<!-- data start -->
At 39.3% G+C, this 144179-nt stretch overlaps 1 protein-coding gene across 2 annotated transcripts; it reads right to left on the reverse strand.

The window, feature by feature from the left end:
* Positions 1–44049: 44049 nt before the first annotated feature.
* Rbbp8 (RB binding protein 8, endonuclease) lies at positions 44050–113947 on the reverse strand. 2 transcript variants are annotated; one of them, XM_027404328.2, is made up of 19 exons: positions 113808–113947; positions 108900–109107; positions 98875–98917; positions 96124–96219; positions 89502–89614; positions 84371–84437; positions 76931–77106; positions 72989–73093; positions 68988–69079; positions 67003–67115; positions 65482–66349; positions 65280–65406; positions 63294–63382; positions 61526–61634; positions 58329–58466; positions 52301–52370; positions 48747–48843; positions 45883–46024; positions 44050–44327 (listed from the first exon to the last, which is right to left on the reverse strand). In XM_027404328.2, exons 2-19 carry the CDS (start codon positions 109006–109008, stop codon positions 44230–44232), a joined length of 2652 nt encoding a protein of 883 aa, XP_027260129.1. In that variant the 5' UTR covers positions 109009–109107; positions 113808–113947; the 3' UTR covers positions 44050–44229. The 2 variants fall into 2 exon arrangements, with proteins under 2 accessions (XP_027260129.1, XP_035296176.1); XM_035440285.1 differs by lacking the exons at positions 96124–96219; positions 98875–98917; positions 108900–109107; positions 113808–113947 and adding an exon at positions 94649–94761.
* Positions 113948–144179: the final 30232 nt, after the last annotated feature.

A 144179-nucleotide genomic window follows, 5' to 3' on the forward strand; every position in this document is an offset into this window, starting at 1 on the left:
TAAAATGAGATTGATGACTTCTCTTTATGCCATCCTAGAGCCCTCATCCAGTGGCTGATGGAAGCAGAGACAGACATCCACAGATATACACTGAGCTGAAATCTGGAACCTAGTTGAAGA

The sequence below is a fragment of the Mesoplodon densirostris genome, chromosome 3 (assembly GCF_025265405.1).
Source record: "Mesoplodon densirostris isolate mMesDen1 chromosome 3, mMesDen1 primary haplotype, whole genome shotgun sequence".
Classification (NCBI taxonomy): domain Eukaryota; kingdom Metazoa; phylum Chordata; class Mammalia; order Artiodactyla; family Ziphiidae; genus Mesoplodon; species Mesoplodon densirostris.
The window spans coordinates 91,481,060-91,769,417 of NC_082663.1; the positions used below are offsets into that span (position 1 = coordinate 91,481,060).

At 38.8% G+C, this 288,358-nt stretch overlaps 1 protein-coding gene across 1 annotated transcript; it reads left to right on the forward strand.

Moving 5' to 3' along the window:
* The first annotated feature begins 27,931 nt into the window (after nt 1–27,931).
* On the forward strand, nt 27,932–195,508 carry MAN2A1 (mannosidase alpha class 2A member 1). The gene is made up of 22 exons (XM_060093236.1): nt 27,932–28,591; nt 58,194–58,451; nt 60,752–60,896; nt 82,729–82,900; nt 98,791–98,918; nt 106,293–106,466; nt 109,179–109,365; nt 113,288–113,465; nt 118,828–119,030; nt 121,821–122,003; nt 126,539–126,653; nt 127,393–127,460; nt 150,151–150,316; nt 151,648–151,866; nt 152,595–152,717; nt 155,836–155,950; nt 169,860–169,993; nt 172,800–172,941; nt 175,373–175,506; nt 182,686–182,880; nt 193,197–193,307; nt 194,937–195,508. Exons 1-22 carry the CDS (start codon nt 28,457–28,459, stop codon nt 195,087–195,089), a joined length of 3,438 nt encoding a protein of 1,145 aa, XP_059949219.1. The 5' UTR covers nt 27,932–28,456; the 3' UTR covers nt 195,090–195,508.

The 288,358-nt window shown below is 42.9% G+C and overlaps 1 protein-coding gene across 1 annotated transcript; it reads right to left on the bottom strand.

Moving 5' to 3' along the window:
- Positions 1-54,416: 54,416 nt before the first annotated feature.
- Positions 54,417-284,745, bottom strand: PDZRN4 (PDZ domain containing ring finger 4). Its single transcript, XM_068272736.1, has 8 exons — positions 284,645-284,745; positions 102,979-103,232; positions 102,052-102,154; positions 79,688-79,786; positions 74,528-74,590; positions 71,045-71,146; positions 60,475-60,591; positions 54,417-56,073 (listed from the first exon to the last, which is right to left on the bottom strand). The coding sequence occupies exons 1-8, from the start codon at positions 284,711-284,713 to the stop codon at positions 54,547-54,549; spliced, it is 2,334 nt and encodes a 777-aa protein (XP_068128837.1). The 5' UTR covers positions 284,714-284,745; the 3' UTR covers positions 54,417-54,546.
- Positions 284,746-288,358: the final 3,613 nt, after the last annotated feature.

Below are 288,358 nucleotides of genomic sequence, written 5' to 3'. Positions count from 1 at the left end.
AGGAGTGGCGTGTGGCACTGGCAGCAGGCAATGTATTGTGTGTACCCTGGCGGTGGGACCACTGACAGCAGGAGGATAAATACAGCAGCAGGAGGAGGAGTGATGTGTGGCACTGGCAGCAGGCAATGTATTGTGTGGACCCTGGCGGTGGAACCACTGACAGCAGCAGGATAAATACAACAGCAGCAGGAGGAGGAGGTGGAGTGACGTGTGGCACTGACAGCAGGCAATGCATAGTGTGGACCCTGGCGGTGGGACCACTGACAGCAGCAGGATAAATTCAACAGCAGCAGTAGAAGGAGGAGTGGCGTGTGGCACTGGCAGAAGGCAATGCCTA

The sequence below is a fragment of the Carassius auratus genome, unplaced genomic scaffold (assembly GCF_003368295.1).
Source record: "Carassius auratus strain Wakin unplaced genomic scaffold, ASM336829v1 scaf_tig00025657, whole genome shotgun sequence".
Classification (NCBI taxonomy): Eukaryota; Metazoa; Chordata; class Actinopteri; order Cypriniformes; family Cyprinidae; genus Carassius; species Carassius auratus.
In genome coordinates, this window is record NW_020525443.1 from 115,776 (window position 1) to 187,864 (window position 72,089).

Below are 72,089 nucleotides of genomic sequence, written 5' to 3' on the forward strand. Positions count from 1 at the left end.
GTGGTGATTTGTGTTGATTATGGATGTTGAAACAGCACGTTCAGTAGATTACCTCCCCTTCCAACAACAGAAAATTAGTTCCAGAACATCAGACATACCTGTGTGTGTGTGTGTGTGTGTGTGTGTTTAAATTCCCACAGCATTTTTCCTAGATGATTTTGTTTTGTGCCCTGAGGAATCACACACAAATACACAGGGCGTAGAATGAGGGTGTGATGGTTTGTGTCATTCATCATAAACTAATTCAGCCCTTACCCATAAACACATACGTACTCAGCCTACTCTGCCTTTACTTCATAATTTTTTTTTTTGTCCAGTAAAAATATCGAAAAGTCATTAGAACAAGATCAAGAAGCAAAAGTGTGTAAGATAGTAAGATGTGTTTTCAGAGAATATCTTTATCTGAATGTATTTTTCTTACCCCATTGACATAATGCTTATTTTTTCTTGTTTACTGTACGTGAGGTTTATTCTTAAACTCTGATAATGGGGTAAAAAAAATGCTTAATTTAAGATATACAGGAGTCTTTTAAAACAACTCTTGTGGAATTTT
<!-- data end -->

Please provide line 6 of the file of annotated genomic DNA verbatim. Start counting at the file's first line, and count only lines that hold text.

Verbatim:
A 144179-nucleotide genomic window follows, 5' to 3' on the forward strand; every position in this document is an offset into this window, starting at 1 on the left: